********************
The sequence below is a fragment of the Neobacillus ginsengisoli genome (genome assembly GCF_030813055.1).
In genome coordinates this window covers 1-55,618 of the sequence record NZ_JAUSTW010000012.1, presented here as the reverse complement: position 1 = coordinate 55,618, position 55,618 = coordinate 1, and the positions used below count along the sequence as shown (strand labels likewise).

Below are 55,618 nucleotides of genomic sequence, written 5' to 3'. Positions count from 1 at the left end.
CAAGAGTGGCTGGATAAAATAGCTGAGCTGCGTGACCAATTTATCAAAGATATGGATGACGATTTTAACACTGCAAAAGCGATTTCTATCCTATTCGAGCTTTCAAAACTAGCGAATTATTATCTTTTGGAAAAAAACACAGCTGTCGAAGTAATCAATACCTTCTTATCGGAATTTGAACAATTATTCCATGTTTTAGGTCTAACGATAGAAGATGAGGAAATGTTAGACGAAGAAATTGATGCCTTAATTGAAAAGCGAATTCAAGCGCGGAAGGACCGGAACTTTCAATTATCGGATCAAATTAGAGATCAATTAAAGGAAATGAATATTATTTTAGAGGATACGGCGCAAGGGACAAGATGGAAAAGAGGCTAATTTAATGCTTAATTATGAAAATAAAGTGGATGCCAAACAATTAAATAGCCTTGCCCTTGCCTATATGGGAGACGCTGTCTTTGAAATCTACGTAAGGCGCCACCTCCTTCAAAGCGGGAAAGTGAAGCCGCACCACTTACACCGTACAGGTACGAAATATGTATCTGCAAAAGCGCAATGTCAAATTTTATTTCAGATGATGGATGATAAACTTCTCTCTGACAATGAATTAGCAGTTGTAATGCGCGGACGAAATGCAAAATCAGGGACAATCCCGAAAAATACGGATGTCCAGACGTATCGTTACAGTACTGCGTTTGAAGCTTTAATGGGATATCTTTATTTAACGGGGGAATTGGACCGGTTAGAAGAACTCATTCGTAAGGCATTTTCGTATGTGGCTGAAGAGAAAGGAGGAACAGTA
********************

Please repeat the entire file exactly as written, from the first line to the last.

The sequence below is a fragment of the Neobacillus ginsengisoli genome (genome assembly GCF_030813055.1).
In genome coordinates this window covers 1-55,618 of the sequence record NZ_JAUSTW010000012.1, presented here as the reverse complement: position 1 = coordinate 55,618, position 55,618 = coordinate 1, and the positions used below count along the sequence as shown (strand labels likewise).

Below are 55,618 nucleotides of genomic sequence, written 5' to 3'. Positions count from 1 at the left end.
CAAGAGTGGCTGGATAAAATAGCTGAGCTGCGTGACCAATTTATCAAAGATATGGATGACGATTTTAACACTGCAAAAGCGATTTCTATCCTATTCGAGCTTTCAAAACTAGCGAATTATTATCTTTTGGAAAAAAACACAGCTGTCGAAGTAATCAATACCTTCTTATCGGAATTTGAACAATTATTCCATGTTTTAGGTCTAACGATAGAAGATGAGGAAATGTTAGACGAAGAAATTGATGCCTTAATTGAAAAGCGAATTCAAGCGCGGAAGGACCGGAACTTTCAATTATCGGATCAAATTAGAGATCAATTAAAGGAAATGAATATTATTTTAGAGGATACGGCGCAAGGGACAAGATGGAAAAGAGGCTAATTTAATGCTTAATTATGAAAATAAAGTGGATGCCAAACAATTAAATAGCCTTGCCCTTGCCTATATGGGAGACGCTGTCTTTGAAATCTACGTAAGGCGCCACCTCCTTCAAAGCGGGAAAGTGAAGCCGCACCACTTACACCGTACAGGTACGAAATATGTATCTGCAAAAGCGCAATGTCAAATTTTATTTCAGATGATGGATGATAAACTTCTCTCTGACAATGAATTAGCAGTTGTAATGCGCGGACGAAATGCAAAATCAGGGACAATCCCGAAAAATACGGATGTCCAGACGTATCGTTACAGTACTGCGTTTGAAGCTTTAATGGGATATCTTTATTTAACGGGGGAATTGGACCGGTTAGAAGAACTCATTCGTAAGGCATTTTCGTATGTGGCTGAAGAGAAAGGAGGAACAGTA